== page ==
Why then, thus it is :
Shylock. O noble judge ! O excellent young man !
Portia. For, the intent and purpose of the law 241 Hath full relation to the penalty, Which here appeareth due upon the bond.
Shylock. 'Tis very true: O wise and upright judge ! How much more elder art thou than thy looks ! 245
Portia. Therefore, lay bare your bosom.
Aye, his breast; So says the bond :-doth it not, noble judge ? [He goes to Portia, looks at the bond in her hands, and
points to the words with his knife. * Nearest his heart': those are the very words.
Portia. It is so. Are there balance here to weigh The flesh ?
250 Shylock. I have them ready.
Portia. Have by some surgeon, Shylock, on your
charge, To stop his wounds, lest he do bleed to death.
Shylock. Is it so nominated in the bond ? Portia. It is not so expressed; but what of that ? 'Twere good you do so much for charity.
Shylock. I cannot find it; 'tis not in the bond. Portia. Come, merchant, have you anything to say ?
Antonio. But little: I am armed and well prepared. Give me your hand, Bassanio : fare you well ! 260 Grieve not that I am fallen to this for you ; For herein Fortune shows herself more kind Than is her custom: it is still her use To let the wretched man outlive his wealth, To view with hollow eye and wrinkled brow An age of poverty; from which lingering penance Of such a misery doth she cut me off. Commend me to your honourable wife : Tell her the process of Antonio's end ; Say how I loved you, speak me fair in death; And, when the tale is told, bid her be judge, Whether Bassanio had not once a love. Repent not you that you shall lose your friend, And he repents not that he pays your debt; For, if the Jew do cut but deep enough,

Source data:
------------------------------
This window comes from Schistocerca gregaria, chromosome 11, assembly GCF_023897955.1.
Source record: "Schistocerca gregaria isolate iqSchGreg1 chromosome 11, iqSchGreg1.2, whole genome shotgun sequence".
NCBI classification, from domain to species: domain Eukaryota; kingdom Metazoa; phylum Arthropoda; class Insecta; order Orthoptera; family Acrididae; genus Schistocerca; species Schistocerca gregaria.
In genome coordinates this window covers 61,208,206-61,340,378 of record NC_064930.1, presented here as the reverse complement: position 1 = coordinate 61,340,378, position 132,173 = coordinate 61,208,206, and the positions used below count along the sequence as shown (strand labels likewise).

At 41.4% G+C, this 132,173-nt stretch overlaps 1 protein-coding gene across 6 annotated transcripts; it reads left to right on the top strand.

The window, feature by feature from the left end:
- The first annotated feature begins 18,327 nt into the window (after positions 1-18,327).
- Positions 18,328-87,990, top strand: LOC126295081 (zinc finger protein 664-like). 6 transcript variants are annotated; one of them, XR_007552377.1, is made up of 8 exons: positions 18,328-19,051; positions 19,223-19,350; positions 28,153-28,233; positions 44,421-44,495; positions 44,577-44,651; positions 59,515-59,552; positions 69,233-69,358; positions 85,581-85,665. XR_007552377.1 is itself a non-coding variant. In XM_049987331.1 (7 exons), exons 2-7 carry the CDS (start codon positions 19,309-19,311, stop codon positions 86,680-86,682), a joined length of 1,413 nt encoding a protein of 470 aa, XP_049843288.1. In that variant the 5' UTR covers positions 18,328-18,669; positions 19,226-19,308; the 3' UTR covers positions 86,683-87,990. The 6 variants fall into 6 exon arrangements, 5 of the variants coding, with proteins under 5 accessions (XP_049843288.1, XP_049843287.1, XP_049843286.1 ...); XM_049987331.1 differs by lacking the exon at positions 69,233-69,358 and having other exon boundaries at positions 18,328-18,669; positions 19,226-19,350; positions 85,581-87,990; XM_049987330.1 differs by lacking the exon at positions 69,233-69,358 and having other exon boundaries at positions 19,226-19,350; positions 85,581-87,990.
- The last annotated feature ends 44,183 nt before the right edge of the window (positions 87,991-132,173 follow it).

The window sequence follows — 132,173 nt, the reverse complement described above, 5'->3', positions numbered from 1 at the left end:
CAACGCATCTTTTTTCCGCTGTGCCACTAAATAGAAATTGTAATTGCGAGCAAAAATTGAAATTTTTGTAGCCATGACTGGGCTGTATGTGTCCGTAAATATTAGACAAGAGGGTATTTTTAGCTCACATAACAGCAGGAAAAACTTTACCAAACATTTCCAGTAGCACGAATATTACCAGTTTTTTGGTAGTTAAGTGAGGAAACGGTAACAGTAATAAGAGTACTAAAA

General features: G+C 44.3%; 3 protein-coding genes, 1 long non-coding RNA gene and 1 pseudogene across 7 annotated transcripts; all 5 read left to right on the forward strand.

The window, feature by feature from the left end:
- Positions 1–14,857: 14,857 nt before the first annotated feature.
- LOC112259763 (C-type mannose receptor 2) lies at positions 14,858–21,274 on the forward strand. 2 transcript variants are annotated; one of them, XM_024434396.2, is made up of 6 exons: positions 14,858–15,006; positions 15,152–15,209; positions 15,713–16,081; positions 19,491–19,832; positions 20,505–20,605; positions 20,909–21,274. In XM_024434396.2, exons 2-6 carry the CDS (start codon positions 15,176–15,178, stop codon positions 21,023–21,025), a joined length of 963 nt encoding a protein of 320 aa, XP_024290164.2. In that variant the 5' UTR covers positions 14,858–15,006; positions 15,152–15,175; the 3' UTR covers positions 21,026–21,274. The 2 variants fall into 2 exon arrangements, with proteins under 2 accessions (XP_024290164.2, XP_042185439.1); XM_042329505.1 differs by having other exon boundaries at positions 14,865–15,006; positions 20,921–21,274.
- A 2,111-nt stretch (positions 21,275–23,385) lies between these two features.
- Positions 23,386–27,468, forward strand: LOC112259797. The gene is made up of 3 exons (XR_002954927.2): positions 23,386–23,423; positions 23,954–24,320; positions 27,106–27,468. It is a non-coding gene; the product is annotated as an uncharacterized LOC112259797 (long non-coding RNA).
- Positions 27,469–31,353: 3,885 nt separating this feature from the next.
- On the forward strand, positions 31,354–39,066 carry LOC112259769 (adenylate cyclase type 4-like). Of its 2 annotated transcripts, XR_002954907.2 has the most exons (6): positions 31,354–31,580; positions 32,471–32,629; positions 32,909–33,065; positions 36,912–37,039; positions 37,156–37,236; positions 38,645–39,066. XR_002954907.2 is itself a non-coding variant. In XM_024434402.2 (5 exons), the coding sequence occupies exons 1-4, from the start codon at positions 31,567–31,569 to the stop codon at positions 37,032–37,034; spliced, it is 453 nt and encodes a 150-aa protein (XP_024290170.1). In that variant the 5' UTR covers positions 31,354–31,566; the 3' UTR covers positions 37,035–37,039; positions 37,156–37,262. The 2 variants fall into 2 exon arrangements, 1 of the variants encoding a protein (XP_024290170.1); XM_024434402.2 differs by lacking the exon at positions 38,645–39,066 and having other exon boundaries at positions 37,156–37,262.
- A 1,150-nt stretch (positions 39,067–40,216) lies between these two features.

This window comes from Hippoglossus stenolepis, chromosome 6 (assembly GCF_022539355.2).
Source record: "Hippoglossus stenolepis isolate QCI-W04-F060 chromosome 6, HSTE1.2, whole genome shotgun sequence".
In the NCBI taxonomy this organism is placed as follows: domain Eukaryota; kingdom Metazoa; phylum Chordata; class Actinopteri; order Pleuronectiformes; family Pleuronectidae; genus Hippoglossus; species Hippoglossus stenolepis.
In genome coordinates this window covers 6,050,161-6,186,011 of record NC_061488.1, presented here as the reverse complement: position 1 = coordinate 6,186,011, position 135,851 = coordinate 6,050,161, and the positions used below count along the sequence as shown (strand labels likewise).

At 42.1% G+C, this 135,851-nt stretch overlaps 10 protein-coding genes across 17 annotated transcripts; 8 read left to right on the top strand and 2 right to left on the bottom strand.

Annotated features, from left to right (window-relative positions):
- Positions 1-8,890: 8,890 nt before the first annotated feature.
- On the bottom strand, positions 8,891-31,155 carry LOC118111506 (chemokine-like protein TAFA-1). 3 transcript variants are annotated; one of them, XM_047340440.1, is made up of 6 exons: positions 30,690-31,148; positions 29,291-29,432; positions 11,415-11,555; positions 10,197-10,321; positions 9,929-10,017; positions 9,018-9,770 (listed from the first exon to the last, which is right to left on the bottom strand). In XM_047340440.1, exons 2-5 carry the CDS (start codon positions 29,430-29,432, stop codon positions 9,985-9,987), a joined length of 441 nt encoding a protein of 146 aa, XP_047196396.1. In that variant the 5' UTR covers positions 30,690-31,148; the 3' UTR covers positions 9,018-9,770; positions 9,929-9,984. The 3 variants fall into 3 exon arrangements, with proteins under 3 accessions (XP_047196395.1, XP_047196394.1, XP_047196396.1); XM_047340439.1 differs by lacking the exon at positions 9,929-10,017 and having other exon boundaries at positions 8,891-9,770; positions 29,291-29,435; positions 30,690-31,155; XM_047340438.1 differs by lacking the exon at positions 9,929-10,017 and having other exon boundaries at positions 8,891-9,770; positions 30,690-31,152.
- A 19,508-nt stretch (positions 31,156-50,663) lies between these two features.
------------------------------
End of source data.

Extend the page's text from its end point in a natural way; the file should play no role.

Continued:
[Shylock smiles. I'll pay it instantly with all my heart.
Bassanio, Antonio, I am married to a wife
280 I would lose all, aye, sacrifice them all Here to this devil, to deliver you.
Portia. Your wife would give you little thanks for that, If she were by, to hear you make the offer.
Gratiano. I have a wife, whom, I protest, I love: I would she were in heaven, so she could
286 Entreat some power to change this currish Jew.
Nerissa. 'Tis well you offer it behind her back; The wish would make else an unquiet house. Shylock (speaking bitterly to himself in a low voice).
These be the Christian husbands ! I have a daughter; Would any of the stock of Barrabas
Had been her husband, rather than a Christian ! [Aloud.] We trifle time : I pray thee, pursue sentence.
Portia. A pound of that same merchant's flesh is thine : The court awards it, and the law doth give it. 295
Shylock. Most rightful judge !
Portia. And you must cut this flesh from off his breast : The law allows it, and the court awards it. Shylock. Most learnèd judge! A sentence! Come,
[He steps up to Antonio. The crowd give a cry of horror. Portia [interposing]. Tarry a little ; there is something else.